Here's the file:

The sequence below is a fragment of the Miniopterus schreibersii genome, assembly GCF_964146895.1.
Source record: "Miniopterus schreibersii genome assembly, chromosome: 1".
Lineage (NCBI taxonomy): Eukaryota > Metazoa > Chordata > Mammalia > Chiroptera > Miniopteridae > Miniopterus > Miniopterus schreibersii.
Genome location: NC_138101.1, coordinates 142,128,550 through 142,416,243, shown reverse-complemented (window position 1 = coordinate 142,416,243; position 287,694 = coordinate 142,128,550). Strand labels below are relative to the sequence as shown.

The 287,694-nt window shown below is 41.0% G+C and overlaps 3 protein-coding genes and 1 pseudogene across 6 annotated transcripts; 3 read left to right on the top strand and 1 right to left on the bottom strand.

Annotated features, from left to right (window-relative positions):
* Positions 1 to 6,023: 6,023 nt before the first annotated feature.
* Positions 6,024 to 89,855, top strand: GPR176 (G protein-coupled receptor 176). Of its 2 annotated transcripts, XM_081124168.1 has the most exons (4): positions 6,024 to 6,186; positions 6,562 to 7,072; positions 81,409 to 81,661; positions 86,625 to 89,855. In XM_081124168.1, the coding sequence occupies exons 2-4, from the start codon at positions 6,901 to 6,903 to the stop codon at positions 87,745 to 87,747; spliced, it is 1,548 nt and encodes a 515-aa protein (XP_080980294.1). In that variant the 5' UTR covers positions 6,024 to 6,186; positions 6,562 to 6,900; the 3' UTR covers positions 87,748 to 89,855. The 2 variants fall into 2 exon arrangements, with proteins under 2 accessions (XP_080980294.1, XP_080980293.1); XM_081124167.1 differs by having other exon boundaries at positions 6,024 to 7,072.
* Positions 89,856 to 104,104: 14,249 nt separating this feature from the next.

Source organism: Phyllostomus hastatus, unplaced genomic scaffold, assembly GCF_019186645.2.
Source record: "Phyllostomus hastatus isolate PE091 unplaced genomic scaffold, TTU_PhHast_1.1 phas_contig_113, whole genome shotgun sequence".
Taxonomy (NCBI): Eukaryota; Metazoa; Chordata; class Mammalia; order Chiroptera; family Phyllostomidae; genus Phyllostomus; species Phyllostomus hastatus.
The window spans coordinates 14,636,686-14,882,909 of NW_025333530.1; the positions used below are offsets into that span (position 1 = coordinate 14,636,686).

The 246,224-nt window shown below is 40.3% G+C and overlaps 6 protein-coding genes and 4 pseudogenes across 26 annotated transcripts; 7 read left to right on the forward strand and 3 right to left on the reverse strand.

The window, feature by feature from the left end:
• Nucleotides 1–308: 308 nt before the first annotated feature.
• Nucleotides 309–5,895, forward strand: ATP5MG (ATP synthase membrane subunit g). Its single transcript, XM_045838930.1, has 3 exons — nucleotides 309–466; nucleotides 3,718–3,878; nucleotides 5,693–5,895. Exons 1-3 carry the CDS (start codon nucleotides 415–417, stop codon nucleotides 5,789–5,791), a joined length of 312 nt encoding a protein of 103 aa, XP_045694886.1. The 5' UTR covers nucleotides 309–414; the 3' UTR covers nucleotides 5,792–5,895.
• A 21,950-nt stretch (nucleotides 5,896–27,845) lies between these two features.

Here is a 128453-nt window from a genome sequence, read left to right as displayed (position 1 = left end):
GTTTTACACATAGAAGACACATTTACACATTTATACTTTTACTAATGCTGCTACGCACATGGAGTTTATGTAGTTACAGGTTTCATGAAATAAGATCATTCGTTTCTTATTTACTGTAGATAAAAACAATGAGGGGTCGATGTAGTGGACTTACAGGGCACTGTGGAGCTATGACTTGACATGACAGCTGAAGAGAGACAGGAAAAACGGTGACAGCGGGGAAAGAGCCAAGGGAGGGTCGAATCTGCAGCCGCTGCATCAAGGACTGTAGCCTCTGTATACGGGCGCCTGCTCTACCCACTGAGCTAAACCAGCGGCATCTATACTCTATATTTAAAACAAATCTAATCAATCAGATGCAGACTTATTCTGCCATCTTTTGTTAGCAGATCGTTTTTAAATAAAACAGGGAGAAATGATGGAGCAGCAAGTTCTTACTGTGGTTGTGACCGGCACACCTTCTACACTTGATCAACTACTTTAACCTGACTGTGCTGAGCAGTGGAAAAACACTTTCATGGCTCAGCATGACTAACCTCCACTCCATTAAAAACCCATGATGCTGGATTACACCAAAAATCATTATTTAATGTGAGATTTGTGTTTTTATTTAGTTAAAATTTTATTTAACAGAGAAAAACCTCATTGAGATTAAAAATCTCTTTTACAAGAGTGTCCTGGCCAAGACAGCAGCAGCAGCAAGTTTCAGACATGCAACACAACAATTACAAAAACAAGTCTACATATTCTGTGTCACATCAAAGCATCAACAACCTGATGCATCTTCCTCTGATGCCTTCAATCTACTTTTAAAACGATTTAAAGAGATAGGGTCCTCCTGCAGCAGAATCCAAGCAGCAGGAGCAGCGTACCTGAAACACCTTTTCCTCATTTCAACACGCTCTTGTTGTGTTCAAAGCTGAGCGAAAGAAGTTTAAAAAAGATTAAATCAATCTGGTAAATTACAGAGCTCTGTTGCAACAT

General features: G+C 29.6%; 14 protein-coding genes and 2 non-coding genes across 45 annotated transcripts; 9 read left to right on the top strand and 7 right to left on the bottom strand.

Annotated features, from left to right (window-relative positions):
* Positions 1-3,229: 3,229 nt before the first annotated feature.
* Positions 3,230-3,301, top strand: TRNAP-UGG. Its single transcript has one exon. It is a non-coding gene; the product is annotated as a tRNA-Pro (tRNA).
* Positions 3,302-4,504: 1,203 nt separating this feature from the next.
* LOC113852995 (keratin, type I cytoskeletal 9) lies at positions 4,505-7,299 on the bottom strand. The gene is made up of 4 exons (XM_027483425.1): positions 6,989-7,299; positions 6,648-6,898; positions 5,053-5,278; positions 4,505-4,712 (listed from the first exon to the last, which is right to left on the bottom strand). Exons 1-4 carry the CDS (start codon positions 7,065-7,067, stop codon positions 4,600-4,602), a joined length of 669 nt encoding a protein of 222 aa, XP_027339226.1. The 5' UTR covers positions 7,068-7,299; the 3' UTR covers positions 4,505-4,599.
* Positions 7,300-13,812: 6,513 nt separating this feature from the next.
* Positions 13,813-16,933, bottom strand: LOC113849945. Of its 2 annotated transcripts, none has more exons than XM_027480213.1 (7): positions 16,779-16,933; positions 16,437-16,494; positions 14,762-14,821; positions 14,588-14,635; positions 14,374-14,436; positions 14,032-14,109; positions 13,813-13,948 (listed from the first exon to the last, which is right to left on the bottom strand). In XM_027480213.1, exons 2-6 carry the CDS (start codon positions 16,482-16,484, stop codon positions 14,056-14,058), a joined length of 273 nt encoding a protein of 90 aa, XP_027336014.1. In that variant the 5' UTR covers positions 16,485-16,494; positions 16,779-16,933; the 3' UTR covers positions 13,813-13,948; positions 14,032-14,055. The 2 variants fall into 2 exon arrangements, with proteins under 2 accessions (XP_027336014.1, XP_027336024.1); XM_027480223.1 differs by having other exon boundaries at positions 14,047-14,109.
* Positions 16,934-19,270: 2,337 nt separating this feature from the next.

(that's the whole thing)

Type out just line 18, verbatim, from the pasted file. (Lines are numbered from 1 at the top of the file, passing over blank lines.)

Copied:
• A 21,950-nt stretch (nucleotides 5,896–27,845) lies between these two features.